On a host that never sends the Telnet command Go Ahead (GA), the Telnet Server MUST attempt to negotiate the Suppress Go Ahead option (i.e., send "WILL Suppress Go Ahead"). A User or Server Telnet MUST always accept negotiation of the Suppress Go Ahead option.
When it is driving a full-duplex terminal for which GA has no meaning, a User Telnet implementation MAY ignore GA commands.
Half-duplex ("locked-keyboard") line-at-a-time terminals for which the Go-Ahead mechanism was designed have largely disappeared from the scene. It turned out to be difficult to implement sending the Go-Ahead signal in many operating systems, even some systems that support native half-duplex terminals. The difficulty is typically that the Telnet server code does not have access to information about whether the user process is blocked awaiting input from the Telnet connection, i.e., it cannot reliably determine when to send a GA command. Therefore, most Telnet Server hosts do not send GA commands.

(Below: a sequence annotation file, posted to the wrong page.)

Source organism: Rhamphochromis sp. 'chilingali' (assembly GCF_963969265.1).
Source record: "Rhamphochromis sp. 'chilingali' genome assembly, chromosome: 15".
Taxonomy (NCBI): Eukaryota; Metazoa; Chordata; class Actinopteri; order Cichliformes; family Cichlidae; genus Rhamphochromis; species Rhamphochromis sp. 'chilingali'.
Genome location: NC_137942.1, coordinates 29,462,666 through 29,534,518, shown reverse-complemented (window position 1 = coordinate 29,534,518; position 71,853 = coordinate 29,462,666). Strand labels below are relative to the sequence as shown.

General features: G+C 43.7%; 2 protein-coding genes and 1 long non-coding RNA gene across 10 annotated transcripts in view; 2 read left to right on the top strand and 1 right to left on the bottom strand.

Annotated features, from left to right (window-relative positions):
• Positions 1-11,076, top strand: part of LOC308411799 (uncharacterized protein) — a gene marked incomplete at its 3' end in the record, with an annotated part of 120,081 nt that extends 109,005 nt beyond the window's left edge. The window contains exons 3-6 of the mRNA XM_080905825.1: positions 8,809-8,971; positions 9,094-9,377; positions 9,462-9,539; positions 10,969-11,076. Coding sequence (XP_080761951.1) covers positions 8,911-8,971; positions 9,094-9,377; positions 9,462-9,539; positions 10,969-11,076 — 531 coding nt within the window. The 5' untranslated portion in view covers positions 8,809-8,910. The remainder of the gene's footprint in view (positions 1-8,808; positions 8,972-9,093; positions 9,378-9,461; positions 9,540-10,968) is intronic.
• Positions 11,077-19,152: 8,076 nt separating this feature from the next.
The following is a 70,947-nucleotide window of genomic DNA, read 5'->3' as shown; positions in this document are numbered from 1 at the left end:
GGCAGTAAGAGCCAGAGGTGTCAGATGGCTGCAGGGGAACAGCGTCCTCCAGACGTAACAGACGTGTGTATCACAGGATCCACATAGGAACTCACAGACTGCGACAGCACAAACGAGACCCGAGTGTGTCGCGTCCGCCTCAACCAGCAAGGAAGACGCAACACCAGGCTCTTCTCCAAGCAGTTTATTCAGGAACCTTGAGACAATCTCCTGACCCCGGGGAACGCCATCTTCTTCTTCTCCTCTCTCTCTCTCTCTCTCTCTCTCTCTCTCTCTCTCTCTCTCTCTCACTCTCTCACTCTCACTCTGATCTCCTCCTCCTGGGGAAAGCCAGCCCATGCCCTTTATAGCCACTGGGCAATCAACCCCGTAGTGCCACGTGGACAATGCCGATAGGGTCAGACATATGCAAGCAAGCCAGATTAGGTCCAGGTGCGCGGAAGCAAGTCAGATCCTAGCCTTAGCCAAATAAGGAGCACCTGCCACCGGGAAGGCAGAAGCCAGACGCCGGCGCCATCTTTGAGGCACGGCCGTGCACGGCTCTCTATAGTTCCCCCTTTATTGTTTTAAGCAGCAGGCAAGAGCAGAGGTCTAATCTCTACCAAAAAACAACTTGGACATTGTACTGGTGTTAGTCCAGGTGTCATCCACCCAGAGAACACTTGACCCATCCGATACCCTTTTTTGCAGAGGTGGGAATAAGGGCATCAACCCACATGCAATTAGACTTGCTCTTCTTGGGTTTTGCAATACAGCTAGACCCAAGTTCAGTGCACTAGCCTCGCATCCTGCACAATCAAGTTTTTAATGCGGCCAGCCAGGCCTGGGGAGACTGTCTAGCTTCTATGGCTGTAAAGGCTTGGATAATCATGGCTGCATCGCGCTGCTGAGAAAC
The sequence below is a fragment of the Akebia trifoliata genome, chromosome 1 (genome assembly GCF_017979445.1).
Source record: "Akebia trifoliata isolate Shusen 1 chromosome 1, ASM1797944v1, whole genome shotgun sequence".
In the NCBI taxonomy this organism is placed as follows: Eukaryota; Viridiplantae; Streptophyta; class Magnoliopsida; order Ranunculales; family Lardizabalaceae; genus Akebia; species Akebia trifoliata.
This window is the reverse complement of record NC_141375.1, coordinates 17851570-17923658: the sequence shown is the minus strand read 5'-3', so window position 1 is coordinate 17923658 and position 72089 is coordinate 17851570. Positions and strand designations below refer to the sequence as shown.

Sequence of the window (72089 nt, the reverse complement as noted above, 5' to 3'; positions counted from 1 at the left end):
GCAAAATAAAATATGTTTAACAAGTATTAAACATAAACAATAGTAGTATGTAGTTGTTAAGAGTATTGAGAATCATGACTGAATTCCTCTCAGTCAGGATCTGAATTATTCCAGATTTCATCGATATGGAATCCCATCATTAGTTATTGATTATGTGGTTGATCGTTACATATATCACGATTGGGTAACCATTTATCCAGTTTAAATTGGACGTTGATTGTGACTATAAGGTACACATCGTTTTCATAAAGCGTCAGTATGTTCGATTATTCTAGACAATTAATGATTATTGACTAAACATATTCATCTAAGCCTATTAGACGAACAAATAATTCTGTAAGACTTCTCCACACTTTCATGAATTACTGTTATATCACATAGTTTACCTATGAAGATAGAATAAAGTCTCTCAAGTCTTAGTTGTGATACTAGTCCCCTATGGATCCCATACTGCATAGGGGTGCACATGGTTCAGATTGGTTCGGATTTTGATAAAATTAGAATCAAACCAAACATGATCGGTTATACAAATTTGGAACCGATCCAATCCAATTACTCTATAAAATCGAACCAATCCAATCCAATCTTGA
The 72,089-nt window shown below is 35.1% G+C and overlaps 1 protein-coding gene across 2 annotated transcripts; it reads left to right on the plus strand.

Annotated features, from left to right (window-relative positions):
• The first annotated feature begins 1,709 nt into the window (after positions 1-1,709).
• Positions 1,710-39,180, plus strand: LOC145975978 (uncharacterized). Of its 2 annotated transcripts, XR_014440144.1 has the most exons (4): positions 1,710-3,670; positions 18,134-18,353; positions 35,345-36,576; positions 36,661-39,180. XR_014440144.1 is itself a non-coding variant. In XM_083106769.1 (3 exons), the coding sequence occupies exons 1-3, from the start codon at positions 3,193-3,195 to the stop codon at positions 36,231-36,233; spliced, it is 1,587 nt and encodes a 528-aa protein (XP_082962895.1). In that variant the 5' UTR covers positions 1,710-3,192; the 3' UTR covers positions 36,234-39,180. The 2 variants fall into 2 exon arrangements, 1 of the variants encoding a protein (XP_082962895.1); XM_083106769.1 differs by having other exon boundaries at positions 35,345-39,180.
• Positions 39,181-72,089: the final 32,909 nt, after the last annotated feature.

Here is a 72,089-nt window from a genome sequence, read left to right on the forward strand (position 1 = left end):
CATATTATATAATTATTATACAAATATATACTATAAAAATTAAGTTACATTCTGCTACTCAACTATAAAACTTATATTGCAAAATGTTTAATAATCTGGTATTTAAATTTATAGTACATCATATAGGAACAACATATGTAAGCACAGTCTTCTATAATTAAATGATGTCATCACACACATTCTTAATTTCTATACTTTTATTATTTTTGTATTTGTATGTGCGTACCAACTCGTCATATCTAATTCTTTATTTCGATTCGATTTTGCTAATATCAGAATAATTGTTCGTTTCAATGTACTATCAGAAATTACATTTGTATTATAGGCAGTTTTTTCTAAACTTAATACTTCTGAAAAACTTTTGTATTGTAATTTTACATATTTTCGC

The effect of the rules in this section is to allow either end of a Telnet connection to veto the use of GA commands.
There is a class of half-duplex terminals that is still commercially important: "data entry terminals," which interact in a full-screen manner. However, supporting data entry terminals using the Telnet protocol does not require the Go Ahead signal; see Section 3.3.2.